Recommended Reading Mood: This is an amazing read, but a fairly quick one. This would be recommended for those who want a snappy story to consume and still ponder after the last page has been turned. Looking at a dystopian perspective of a society much unlike the one of America today allows the reader to begin thinking about the small things that one may not usually sweat on the daily. In another opinionated statement, a reader may find the concept and stark contrast quite interesting to think about and compare.

Why this book? It’s a quick and easy novel which allows the reader to temporarily disconnect from reality and consume themselves in another reality, with a contrasting kind of bleakness to our own. Although a large portion of it is described in blacks, whites, and greys, the novel is anything but boring and readers will be thankful to have the memory of finishing such a story.


Contender 3: Six Of Crows by Leigh Bardugo. 

What is it? Six of Crows is both a fantasy and an anti-hero novel which closely follows the journey of six unique individuals, all brought together to perform “one impossible heist”. The book is told from a third person perspective, but still follows alternating character viewpoints throughout its entirety. This story deals less with magic and more with natural ability and skill of the individuals: While one of the crews members, Nina, is grisha (a type of magical being for those who are not familiar with Leigh Bardugo’s Grishaverse Trilogy), the other members (Inej, a knife wielding ex-acrobat, Kaz, a stone-hearted lock-picking gang leader, Matthias, an ex-soldier and sweetheart at the core, Wylan, a soft music-loving individual, and Jesper, a killer sharpshooter) don’t need magic to define their deadly abilities. Their world is facing a drug called Jurda Parem which makes grisha insanely powerful–and insanely dangerous, but that’s the least of the crew’s concerns because they have their eyes set on what people call “an impossible heist” that, if successful, make make them rich beyond their wildest dreams. Although things may not be as impossible, or predictable, for the crew as they thought.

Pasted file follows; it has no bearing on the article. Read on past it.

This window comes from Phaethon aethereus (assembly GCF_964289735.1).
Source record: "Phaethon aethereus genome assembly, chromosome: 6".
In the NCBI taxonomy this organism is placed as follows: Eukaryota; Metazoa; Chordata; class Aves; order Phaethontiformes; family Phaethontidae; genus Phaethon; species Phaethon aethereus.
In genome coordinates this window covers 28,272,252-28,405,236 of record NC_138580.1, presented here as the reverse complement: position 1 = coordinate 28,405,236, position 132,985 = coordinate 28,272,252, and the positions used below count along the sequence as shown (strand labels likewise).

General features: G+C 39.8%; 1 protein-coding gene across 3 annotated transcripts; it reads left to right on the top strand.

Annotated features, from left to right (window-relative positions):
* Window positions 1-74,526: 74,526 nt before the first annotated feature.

Recommended Reading Mood: This book is recommended for those who desperately want to completely escape reality and encapsulate themselves in another world with its own set of problems. Even if the reader can’t leave their house they are bound to feel transported to Ketterdam (one of the set locations in Six of Crows), joining Kaz and his crew for their deadly heist. It’s also recommended for those individuals who enjoy detail and dynamic relationships.

Why this book? Bias. Six of Crows may be the favorite book of the individual composing this piece, but regardless of that fact, Leigh Bardugo handles serious topics, such as drugs, poverty and other typically “untouchable” topics in an eloquent and sophisticated manner, as well as creating characters who the readers can quickly begin to sympathize for even when they are criminals of a sort. In such a serious time, this novel is great to see how not much is “impossible” and even the most rag-tag team can get through tough situations and time, granted they stick together.